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Oilers looking to put an end to slow starts and lacklustre finishes

The Canadian Press
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Vancouver Canucks\' Henrik Sedin, centre, celebrates his goal against Edmonton Oilersgoalie Devan Dubnyk, left, with his brother Daniel Sedin, 22, during second period NHL hockey action in Edmonton on Sunday, December 12, 2010. Starting slowly and fading at the finish is no way to win a race. The Edmonton Oilers got a reminder Sunday it\'s not a great plan when it comes to winning hockey games, either. THE CANADIAN PRESS/John Ulan Author: The Hockey News

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Oilers looking to put an end to slow starts and lacklustre finishes

The Canadian Press
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EDMONTON - Starting slow and then fading at the finish is no way to win a race. The Edmonton Oilers are learning it's not a very good strategy for winning hockey games either.

On Sunday, the Oilers spotted the Vancouver Canucks a 2-0 lead and then managed just one shot at Roberto Luongo in the third period on the way to a 2-1 loss.

The defeat came after the Oilers squeaked out a 4-3 shootout win over Tampa Bay on Friday despite falling behind early and getting just one shot on goal in the third period.

The Oilers are hoping to put an end to their lacklustre play when the Toronto Maple Leafs visit Rexall Place on Tuesday.

"We have to continue to push forward," Sam Gagner said. "We've got to crash the net a little more and maybe stop the little, cute plays. Just get pucks and bodies to the net and try to create traffic that way.

"We've all been guilty of it at times. We've got a lot of skill in this room and guys want to use that skill, but, at the end of the day. there's only so many chances to get prime opportunities to shoot."

Despite the loss of captain Shawn Horcoff to a sprained knee and Ales Hemsky to a strained groin, the Oilers had won five of their last six games when they faced the Canucks. They beat the Lightning despite being outshot 17-1 in the third period, thanks to a spectacular shootout goal by rookie Linus Omark.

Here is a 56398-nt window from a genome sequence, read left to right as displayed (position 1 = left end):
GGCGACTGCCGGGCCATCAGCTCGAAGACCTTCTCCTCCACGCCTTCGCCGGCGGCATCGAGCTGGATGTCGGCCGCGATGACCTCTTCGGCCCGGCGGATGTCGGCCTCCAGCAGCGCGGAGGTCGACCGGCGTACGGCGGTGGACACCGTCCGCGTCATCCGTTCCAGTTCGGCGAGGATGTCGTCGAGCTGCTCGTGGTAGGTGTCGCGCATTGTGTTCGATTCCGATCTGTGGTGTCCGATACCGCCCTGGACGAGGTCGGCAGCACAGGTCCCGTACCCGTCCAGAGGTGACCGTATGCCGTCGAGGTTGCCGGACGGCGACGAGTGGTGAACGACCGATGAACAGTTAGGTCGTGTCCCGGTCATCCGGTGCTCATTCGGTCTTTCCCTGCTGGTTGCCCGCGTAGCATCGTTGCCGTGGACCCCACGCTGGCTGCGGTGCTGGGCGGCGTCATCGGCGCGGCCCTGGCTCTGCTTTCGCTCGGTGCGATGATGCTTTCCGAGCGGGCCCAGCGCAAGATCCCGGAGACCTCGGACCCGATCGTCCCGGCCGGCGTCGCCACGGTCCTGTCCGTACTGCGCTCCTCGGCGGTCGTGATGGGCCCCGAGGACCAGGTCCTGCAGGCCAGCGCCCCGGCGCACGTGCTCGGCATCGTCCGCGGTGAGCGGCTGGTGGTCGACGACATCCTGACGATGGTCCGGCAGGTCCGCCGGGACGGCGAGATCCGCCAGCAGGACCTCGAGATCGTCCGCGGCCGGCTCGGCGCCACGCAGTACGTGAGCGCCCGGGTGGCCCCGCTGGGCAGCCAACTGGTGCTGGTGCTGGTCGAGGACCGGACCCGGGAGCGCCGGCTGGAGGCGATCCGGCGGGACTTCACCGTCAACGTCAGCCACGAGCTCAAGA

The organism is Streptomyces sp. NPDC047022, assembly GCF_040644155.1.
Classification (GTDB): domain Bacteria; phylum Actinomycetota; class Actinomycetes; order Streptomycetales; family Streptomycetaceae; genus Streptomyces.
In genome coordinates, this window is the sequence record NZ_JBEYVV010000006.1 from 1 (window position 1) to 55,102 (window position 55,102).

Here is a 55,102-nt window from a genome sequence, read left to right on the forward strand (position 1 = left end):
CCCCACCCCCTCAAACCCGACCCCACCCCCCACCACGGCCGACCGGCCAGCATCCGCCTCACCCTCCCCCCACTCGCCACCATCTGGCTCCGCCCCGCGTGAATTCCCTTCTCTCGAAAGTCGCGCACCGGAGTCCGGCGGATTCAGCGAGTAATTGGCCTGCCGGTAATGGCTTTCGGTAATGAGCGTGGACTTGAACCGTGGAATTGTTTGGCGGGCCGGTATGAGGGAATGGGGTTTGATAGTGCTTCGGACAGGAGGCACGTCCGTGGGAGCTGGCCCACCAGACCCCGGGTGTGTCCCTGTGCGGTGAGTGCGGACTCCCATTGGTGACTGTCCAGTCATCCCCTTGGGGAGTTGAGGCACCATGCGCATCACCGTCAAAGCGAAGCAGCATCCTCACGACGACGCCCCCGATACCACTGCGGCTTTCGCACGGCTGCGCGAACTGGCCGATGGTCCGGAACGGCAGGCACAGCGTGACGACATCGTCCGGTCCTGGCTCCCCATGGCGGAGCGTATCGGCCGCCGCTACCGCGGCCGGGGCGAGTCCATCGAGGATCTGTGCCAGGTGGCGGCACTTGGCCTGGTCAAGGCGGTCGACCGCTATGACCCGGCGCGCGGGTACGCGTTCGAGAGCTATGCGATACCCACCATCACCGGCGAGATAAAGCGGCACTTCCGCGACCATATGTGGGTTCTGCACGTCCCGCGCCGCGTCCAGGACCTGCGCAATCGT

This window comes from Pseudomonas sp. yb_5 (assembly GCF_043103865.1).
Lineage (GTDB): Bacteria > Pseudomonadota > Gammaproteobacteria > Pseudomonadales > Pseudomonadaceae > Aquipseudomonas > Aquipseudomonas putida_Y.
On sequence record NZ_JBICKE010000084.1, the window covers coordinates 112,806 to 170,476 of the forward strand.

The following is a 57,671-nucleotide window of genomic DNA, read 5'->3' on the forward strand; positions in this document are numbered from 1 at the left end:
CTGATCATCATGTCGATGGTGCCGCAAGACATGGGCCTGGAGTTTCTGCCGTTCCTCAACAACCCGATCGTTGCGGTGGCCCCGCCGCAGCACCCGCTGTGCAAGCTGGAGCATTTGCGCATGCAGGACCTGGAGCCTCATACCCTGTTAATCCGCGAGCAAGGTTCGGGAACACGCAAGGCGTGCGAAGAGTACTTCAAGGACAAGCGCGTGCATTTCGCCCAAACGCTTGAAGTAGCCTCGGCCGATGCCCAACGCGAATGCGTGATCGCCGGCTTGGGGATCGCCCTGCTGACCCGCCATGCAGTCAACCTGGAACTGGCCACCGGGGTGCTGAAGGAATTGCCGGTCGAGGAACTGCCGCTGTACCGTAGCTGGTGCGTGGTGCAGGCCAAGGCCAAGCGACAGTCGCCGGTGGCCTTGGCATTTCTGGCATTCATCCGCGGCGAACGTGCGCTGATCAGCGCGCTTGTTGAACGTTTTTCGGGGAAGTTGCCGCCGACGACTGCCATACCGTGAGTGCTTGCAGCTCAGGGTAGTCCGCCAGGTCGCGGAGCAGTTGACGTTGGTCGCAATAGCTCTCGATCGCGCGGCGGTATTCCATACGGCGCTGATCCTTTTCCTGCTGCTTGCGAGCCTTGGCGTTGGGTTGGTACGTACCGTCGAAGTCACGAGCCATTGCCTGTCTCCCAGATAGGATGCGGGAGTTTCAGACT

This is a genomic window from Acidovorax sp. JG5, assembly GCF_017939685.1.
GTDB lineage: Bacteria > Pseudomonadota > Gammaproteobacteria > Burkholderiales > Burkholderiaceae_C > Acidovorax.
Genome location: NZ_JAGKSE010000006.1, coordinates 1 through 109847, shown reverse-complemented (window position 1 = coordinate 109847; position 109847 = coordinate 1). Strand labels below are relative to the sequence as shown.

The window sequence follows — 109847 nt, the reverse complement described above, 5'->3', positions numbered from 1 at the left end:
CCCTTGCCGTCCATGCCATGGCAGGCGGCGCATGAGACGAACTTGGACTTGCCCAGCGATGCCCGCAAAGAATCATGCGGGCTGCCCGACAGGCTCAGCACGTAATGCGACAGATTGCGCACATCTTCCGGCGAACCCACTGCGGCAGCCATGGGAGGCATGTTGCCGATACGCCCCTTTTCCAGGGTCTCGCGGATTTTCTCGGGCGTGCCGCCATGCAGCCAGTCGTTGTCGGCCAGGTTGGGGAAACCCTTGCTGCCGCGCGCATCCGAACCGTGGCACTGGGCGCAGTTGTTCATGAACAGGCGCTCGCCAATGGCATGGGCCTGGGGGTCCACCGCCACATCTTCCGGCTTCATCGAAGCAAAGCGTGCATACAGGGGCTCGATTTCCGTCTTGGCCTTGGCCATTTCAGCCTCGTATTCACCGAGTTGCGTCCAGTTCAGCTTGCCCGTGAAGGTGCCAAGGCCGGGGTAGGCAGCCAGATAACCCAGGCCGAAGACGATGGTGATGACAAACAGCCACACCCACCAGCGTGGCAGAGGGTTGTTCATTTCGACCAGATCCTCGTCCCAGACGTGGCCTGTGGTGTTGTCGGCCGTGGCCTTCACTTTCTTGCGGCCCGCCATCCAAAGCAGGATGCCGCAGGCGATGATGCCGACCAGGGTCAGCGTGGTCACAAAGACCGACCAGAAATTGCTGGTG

They got outshot 14-1 in the third period by the Canucks, who'd lost 5-4 to Tampa Bay on Saturday and didn't get to their hotel until 3 a.m. The Oilers lone shot came on Jordan Eberle's goal with five seconds remaining.

"Vancouver comes in after a tough loss in overtime," Gilbert Brule said. "They're tired. They're playing back-to-back. We just have to get on them. If we're competing, we're going to have 30 shots in a game. That just shows we weren't competing hard enough."

The Oilers were credited with just 12 shots against the Canucks, just one more than the franchise-low of 11 for a single game. They actually tied the low-water mark before team staff appealed to NHL statisticians to review shot totals for the second period—originally credited with six shots, the final game sheet was amended to seven.

"You could see this coming," Brule said. "We'd won a couple of games, but they're close games and we're not getting a lot of shots.

"The third periods have been our best periods, but not the last couple of games here. Getting 12 shots? That's just not good enough."

All told, the 11-13-5 Oilers have been outscored 36-19 in first periods this season and have been outshot 315-237 in third periods. That's not a trend, rebuilding team or not, coach Tom Renney wants to see continue.

"I don't think so," Tom Gilbert said when asked if the Oilers had lost their edge because of good results leading into the Vancouver game.

"I don't think anyone here was thinking we just going to keep winning games and that it was just going to come to us. I just think the last game we were a little bit slow. They seemed to be a little more intense. Eleven or 12 shots in a game isn't going to win anything."

Even in a 5-0 win over the Maple Leafs at the Air Canada Centre Dec. 2, the Oilers were outshot 33-19, but got a razor-sharp performance from Nikolai Khabibulin to complete a sweep of a three-game road trip through Ottawa, Montreal and Toronto.

"One of the things you don't want on your mind is that you didn't compete hard enough," rookie Taylor Hall said. "Definitely, it's something we have to fix. Hopefully, we compete a lot harder."

NOTES: Jim Vandermeer, who injured his ankle in the first period Sunday, is scheduled for an MRI and probably won't play against Toronto. Jason Strudwick will take his place in the lineup.

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Oilers looking to put an end to slow starts and lacklustre finishes